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Interviews | September 2, 2014

Jill Owens: IMG David Mitchell: The Powells.com Interview



David MitchellDavid Mitchell's newest mind-bending, time-skipping novel may be his most accomplished work yet. Written in six sections, one per decade, The Bone... Continue »
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    The Bone Clocks

    David Mitchell 9781400065677

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Customer Comments

D.B. Pacini has commented on (30) products.

Wonderful World of Horses Coloring Book by John Green
Wonderful World of Horses Coloring Book

D.B. Pacini, January 23, 2010

High Quality Artwork

One of the best children’s coloring books featuring horses available. I should know, I’ve purchased most of them.
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(11 of 22 readers found this comment helpful)



The Prometheus Project: Trapped
The Prometheus Project: Trapped

D.B. Pacini, January 23, 2010

Awesome Gift

I frequently receive books as gifts. This one was mailed to me (wrapped in Christmas paper) with "Please read, from Julie" scribbled on a post-it note. I know twelve Julie girls and women, none of them sent the book to me.

I've just finished reading "The Prometheus Project: Trapped" and it will be put on my list of recommended reading. It is a fantastic story, well written, and it will enthrall a young person's imagination.
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(11 of 22 readers found this comment helpful)



After the Republic by Joe L. Blevins
After the Republic

D.B. Pacini, September 29, 2009

A FASCINATING READ


I’ve been to Texas, ate steak there, visited a cousin, and bought a cool hat. My personal experience with Texas has been limited. I know it is huge, that it is nicknamed the Lone Star state, and that it has prairies, forests, deserts, grasslands, coastal swampy areas, and rolling plains. When I think of Texas I think of cattle, cowboys, lots of oil, and six flags. When author Joe L. Blevins sent me his book, After the Republic, I didn’t know what to expect, but I was intrigued by the time period he selected to write about, 1845-1849. I was especially interested because he based the book on factual people and true stories.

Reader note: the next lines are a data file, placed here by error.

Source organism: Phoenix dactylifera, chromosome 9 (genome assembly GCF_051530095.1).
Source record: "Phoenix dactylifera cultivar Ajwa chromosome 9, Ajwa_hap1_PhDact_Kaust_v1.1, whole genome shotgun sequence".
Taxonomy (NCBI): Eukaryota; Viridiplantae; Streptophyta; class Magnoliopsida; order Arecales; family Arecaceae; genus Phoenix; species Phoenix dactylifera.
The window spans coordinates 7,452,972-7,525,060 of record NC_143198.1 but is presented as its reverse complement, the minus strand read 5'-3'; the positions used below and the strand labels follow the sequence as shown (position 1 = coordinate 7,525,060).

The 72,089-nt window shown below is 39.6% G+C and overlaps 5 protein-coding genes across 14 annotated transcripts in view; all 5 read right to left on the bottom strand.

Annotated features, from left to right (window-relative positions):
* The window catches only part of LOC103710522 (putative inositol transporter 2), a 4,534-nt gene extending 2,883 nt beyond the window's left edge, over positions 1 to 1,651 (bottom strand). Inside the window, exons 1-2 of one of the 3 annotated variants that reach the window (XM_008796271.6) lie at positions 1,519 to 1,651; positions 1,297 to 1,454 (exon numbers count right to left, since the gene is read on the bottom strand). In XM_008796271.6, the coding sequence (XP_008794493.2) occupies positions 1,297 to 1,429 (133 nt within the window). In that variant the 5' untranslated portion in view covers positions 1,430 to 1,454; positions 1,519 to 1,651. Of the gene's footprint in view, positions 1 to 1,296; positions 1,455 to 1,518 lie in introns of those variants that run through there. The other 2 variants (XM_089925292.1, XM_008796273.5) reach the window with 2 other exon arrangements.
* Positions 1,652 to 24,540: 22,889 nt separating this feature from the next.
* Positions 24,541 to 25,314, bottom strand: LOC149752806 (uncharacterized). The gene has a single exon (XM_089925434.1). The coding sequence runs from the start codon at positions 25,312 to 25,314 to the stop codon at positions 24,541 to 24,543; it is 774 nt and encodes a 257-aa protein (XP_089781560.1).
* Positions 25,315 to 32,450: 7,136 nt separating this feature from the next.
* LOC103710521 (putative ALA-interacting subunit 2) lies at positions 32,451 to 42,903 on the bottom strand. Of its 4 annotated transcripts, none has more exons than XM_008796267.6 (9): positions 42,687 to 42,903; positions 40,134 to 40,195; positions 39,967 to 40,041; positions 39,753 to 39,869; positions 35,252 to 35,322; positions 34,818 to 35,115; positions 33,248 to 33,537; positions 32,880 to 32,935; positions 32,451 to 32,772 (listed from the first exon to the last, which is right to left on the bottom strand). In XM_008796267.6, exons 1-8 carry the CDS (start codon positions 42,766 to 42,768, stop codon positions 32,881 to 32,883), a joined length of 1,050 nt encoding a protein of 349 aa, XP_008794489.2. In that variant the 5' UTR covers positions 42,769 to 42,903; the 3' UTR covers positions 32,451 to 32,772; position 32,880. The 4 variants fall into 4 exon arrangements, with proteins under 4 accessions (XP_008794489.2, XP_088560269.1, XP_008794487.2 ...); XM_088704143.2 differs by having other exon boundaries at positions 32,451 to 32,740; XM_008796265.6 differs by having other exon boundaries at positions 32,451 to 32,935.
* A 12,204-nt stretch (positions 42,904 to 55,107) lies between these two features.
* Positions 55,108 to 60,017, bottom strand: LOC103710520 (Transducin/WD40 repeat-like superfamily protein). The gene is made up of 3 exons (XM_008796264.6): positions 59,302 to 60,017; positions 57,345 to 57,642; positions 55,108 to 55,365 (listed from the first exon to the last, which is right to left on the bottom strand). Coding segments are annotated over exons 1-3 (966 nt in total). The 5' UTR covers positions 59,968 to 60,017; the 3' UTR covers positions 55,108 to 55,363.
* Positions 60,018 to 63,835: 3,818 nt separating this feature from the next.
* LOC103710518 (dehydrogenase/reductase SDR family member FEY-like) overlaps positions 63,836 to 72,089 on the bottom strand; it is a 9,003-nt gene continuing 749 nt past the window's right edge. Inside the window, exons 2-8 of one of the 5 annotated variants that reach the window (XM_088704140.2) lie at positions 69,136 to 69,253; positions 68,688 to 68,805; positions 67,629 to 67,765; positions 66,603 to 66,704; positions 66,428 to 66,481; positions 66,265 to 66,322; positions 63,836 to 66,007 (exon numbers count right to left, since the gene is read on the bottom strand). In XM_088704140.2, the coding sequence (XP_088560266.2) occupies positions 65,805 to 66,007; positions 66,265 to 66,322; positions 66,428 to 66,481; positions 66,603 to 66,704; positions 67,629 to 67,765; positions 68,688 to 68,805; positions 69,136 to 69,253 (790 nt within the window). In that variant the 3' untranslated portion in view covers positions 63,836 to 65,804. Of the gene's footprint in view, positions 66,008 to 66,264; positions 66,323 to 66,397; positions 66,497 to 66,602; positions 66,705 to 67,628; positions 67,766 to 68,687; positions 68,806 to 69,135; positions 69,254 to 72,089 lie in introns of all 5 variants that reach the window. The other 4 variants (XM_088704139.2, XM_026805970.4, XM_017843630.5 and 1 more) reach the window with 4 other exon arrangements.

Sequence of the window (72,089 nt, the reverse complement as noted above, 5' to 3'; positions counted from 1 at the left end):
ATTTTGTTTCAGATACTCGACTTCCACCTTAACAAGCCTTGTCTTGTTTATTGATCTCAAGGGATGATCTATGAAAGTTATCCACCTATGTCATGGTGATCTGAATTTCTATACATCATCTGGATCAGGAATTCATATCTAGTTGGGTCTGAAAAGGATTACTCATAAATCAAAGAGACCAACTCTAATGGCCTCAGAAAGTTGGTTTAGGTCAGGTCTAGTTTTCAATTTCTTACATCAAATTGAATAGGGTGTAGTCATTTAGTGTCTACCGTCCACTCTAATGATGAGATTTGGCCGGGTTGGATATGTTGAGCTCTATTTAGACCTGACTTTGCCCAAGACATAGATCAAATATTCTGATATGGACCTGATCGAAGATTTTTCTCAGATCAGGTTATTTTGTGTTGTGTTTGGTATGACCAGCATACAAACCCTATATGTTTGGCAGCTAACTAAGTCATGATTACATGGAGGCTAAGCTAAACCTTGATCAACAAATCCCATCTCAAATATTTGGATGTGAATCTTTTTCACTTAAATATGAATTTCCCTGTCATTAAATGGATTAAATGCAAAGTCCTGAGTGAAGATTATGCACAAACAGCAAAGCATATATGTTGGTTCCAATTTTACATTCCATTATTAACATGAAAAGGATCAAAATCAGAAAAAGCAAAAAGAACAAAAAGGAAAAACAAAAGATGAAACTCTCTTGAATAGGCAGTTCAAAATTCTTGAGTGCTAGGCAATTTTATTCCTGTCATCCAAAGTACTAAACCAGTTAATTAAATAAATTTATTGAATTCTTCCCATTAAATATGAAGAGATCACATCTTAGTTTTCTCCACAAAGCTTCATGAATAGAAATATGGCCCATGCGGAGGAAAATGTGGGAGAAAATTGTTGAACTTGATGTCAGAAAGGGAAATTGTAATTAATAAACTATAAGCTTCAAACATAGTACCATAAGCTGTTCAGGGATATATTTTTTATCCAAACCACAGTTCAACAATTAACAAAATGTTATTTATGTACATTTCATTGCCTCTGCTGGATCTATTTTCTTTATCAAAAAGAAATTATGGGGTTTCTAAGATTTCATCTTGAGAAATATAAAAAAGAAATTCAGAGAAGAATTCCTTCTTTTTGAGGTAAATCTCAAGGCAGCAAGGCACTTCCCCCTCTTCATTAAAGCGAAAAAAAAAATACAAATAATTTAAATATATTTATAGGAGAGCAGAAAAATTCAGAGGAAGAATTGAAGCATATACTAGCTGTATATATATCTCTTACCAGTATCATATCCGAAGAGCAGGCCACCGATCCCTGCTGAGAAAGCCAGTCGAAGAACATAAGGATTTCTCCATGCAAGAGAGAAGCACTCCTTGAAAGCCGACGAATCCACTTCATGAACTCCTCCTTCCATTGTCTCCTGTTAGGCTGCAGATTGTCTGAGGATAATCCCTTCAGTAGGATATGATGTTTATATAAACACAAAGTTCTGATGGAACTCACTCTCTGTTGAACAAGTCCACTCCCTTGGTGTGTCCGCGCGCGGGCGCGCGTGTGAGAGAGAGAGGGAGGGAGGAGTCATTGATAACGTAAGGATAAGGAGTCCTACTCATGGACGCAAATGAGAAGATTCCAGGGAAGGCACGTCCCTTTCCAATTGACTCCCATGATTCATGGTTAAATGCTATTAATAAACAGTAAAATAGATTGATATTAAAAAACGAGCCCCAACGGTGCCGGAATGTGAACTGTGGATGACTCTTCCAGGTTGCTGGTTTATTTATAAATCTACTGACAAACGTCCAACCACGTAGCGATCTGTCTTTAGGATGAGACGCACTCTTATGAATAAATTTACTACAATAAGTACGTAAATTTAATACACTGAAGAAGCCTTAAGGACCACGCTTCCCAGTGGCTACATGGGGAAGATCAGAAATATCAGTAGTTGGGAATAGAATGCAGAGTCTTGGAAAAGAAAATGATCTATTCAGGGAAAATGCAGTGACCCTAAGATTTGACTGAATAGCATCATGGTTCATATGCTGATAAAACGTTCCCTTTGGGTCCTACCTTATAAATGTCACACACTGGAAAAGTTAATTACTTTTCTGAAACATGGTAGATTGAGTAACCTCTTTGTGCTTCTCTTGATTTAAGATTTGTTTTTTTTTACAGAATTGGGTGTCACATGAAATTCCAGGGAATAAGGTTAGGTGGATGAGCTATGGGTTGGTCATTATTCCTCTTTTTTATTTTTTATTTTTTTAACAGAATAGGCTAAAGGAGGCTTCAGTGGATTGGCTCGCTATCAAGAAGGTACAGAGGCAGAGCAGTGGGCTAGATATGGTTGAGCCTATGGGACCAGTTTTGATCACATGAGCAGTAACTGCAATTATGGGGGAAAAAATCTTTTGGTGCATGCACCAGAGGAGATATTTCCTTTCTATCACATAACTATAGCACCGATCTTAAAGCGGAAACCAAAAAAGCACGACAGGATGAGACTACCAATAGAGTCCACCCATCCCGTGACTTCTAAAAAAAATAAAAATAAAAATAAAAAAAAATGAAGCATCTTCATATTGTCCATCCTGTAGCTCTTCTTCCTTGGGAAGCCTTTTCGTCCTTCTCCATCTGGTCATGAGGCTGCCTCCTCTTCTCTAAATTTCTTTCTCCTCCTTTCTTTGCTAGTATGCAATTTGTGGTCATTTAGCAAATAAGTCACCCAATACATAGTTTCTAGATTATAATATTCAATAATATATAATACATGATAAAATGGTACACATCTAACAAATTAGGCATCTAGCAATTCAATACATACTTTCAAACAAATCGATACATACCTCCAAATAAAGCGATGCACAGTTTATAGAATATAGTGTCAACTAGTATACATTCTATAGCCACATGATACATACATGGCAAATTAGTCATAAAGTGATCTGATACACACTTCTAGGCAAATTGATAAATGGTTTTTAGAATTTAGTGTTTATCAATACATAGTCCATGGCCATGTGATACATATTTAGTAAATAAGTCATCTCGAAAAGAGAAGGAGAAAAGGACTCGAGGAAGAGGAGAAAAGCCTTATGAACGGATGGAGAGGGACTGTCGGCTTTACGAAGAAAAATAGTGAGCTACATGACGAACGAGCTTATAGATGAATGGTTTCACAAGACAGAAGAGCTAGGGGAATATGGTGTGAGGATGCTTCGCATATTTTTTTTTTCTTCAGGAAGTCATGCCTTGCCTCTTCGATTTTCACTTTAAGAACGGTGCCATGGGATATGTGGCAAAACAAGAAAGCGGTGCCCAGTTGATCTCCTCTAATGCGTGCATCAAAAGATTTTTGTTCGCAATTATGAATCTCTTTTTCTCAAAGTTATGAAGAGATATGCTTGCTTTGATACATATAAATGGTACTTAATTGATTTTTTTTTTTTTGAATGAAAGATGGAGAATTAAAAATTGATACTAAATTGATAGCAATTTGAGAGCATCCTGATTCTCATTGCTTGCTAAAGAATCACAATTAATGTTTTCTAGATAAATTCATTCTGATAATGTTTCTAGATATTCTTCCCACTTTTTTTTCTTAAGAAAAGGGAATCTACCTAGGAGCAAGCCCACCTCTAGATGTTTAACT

A book that attempts to fairly show both sides of a volatile time period, in this case the experiences of Native America Indians and the experiences of the new white settlers, often risks being biased to one side. In this specific time period one must add a third component, Mexico’s unrelenting threat of all out war for Texas.

I apologize. I cannot give you a review only about this book. I'm compelled to provide a review about the author too.

My review about this author:

Joe L. Blevins knows what he is talking about. He does not only talk the talk, he walks the walk. He has spent a lifetime studying Texan and American history. The faces of the Native American Indians in his drawings are the faces of Native American Indians he personally knows. His family settled in Texas in 1843. They were there during the time period he writes about in this novel. They lived in the “Cross Timbers” region at Dove Creek, the real historical “Lonesome Dove” settlement, not the fictional settlement in the Lonesome Dove series. Blevins painstakingly strives to tell historically true stories about real people from an important time in USA history before the people and their stories fade away and become irretrievably lost forever. This endeavor is a challenging undertaking. He makes every effort to be authentic with language too. He provides a bonus feature to help provide background details and information. The bonus feature is fabulous. I am astonished by this man and grateful to him.